Show Review: Yelle at Mezzanine, 11/12/11

by Dakin Hardwick on November 18, 2011

All Photos By David Price

Every once in a while, something completely out of left field comes into your vision, often times unexpectedly. Yelle were one of those bands for me. I was at SXSW, and I wasn’t sure what I was in the mood for. Then, I stumbled across a crowded room and got to experience wonderfully high energy performance. The room was far too crowded to enter, but I was able to catch some of it through an open window. I couldn’t tell what language the music was in, and I had to fight a little to find out what I was listening to, but once I did, I made careful note of who it was. I checked out their SXSW schedule, and proceeded to try to get into one of their many sets, in order to actually get to “watch” the band, but to no avail.

Well, many years later, I finally got to actually see this band live. It was a chilly Saturday night, as Novembers in San Francisco can be. It also meant that the crowd got there early, because they wanted to maintain that warmth. In fact, this was may have been the biggest crowd I’ve seen early at Mezzanine. There was a DJ playing a fun array of pop hits, and crowd was getting pretty excited. There was a good vibe, people were interacting, it was fun.

Then the support came on. It was a band called Dirty Ghosts. They sounded like, well, every rock band from five years ago. They are all very attractive people, but they didn’t do much for me. They were not the kind of band that should have been supporting this show. Thankfully, their support set was brief, and the DJ came back on to re-energize the crowd.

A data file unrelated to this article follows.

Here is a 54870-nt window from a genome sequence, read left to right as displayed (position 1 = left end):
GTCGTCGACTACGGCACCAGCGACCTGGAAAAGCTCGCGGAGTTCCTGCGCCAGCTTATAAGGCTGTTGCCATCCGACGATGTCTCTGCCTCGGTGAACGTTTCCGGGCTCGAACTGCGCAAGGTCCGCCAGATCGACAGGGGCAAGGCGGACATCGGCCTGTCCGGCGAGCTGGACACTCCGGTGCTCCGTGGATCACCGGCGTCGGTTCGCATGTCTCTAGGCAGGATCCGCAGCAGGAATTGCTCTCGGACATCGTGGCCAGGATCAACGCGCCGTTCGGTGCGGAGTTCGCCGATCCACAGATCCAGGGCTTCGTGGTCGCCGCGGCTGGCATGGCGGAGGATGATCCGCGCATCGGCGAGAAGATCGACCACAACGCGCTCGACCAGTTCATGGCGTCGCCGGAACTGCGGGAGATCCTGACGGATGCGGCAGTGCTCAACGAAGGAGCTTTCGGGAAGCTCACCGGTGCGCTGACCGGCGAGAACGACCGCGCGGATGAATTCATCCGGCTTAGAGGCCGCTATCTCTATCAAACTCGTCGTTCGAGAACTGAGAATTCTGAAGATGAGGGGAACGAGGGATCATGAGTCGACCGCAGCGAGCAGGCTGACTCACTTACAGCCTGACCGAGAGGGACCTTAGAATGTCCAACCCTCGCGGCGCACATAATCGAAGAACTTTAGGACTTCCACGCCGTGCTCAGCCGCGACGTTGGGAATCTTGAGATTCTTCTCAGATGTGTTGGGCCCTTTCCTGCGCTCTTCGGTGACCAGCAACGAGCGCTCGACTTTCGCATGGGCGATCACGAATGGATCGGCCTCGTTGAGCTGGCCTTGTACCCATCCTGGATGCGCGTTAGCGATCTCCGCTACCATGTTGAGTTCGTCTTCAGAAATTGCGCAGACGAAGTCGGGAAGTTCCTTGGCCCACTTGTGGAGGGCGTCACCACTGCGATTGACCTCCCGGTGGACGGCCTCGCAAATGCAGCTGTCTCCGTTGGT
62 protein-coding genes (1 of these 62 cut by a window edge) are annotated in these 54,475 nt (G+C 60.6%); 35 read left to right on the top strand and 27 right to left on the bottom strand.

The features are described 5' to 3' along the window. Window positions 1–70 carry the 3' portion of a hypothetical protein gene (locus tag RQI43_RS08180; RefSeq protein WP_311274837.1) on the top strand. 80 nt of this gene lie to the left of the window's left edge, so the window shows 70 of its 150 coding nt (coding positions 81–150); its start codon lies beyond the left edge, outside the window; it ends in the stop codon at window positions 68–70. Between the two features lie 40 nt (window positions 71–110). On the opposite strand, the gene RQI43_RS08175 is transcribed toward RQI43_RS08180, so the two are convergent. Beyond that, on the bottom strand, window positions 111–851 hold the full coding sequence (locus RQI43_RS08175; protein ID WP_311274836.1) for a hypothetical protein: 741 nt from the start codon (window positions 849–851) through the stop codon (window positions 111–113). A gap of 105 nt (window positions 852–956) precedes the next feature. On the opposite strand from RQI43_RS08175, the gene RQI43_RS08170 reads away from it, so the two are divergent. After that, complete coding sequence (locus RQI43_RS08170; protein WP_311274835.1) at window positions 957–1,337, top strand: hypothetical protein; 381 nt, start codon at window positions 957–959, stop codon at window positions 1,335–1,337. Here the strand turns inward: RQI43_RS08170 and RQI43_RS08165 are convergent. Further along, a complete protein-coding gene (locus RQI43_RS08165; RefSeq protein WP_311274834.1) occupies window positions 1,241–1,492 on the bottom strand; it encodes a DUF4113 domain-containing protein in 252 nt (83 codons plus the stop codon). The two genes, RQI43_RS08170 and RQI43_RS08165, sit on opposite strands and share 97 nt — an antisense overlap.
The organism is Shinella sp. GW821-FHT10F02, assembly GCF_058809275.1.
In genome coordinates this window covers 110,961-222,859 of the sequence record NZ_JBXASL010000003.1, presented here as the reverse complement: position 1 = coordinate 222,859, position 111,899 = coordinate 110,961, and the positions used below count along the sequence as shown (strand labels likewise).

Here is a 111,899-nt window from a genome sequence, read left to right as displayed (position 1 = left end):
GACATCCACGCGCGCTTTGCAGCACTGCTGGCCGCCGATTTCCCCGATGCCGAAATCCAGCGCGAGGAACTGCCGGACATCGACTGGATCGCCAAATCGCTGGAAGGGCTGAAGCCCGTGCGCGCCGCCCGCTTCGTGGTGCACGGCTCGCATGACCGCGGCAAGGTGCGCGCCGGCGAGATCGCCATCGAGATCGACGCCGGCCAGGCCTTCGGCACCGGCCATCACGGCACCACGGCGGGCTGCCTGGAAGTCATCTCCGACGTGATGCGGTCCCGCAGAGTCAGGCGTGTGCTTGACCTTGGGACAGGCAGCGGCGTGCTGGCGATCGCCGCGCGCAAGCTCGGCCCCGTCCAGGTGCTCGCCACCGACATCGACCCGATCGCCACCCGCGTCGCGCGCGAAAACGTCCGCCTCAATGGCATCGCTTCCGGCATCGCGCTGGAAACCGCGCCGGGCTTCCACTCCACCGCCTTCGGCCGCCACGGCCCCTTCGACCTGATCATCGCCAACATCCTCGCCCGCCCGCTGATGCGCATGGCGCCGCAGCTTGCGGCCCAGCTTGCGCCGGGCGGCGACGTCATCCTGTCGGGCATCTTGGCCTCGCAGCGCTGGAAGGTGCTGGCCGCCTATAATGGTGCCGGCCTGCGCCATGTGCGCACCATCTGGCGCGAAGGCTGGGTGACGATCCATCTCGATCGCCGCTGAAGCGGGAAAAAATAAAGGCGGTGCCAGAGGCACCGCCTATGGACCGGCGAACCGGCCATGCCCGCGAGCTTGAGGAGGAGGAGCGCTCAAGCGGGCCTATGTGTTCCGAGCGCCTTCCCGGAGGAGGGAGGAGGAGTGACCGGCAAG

Yelle came out Safari Disco Club‘s closer “S’eteind Le Solei.” The song’s slow build made for a perfect starter. They band jumped straight into a medley of “Unillusion” and a cover of the Robyn song “Who’s That Girl?”, translated into French. That set the tone for the rest of the show. Rarely did they play the songs straight. Instead of doing straight up remixes, drummer Grandmarnier and and synthmaster Tepr kept things interesting and flowing. It’s also pretty difficult to even be noticed on stage when you have such an impressive front person like Julie Budet (aka Yelle. I know it’s confusing) as your front person.

What can be said about Budet… She’s simply magnetic. She plays to all parts of the crowd. She never loses energy. It feels like she’s going to explode with every move! She practically forces the crowd to move by her mere presence!

As for the songs, well, I don’t speak a lick of French. I know the music, and I rather enjoy the music. I needed the setlist to know the names of the songs. But, it doesn’t matter. It didn’t matter to anyone in the crowd, which consisted of primarily English speakers. I didn’t over hear a single person in the crowd speaking in French. I thought to myself, “This is how our music sounds in the rest of the world.” And when they got to the hits, such as “Ce Jeu,” “Que Veaux Tu,” and the epic set closer “A Cause de Garcon,” I knew that I was just singing along phonetically. It’s funny, because people tell me that their lyrics are fantastic, so I’m pretty sure that I need to learn French now. But, in reality, all we really needed to do was dance.


S’eteind Le Soleil

Qui Est Cette Fille / Unillusion

Comme Un Enfant

La Musique / Remix / J’ai Bu

Ce Jeu

Je Veux Te Voir

Mon Pays

Chimie Physique

Que Veux Tu

Safari Disco Club

Cooler Coulier / A Cause De Garcon / Remix

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